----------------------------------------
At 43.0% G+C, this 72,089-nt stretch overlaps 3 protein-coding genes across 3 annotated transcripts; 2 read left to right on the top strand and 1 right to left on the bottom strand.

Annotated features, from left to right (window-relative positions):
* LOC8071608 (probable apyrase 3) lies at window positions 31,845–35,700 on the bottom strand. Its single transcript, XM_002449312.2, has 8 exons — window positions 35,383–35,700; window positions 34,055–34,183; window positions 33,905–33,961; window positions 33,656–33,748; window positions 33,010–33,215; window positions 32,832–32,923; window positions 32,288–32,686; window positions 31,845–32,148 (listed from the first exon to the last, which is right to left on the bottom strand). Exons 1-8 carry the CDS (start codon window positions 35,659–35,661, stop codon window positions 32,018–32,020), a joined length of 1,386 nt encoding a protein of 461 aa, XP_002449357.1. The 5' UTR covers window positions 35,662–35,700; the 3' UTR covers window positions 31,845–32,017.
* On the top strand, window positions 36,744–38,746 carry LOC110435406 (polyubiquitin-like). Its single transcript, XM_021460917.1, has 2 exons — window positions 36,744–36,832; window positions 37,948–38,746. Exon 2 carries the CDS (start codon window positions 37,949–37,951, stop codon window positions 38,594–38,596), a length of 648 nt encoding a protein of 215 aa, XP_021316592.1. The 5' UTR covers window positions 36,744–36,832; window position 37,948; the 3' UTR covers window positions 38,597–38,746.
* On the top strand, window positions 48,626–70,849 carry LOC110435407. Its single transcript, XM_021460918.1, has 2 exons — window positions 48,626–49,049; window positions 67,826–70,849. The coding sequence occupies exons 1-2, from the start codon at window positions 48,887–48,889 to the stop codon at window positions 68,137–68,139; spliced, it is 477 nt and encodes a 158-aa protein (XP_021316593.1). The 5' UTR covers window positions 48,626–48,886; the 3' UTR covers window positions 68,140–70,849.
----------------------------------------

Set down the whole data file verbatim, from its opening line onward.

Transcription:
At 43.0% G+C, this 72,089-nt stretch overlaps 3 protein-coding genes across 3 annotated transcripts; 2 read left to right on the top strand and 1 right to left on the bottom strand.

Annotated features, from left to right (window-relative positions):
* LOC8071608 (probable apyrase 3) lies at window positions 31,845–35,700 on the bottom strand. Its single transcript, XM_002449312.2, has 8 exons — window positions 35,383–35,700; window positions 34,055–34,183; window positions 33,905–33,961; window positions 33,656–33,748; window positions 33,010–33,215; window positions 32,832–32,923; window positions 32,288–32,686; window positions 31,845–32,148 (listed from the first exon to the last, which is right to left on the bottom strand). Exons 1-8 carry the CDS (start codon window positions 35,659–35,661, stop codon window positions 32,018–32,020), a joined length of 1,386 nt encoding a protein of 461 aa, XP_002449357.1. The 5' UTR covers window positions 35,662–35,700; the 3' UTR covers window positions 31,845–32,017.
* On the top strand, window positions 36,744–38,746 carry LOC110435406 (polyubiquitin-like). Its single transcript, XM_021460917.1, has 2 exons — window positions 36,744–36,832; window positions 37,948–38,746. Exon 2 carries the CDS (start codon window positions 37,949–37,951, stop codon window positions 38,594–38,596), a length of 648 nt encoding a protein of 215 aa, XP_021316592.1. The 5' UTR covers window positions 36,744–36,832; window position 37,948; the 3' UTR covers window positions 38,597–38,746.
* On the top strand, window positions 48,626–70,849 carry LOC110435407. Its single transcript, XM_021460918.1, has 2 exons — window positions 48,626–49,049; window positions 67,826–70,849. The coding sequence occupies exons 1-2, from the start codon at window positions 48,887–48,889 to the stop codon at window positions 68,137–68,139; spliced, it is 477 nt and encodes a 158-aa protein (XP_021316593.1). The 5' UTR covers window positions 48,626–48,886; the 3' UTR covers window positions 68,140–70,849.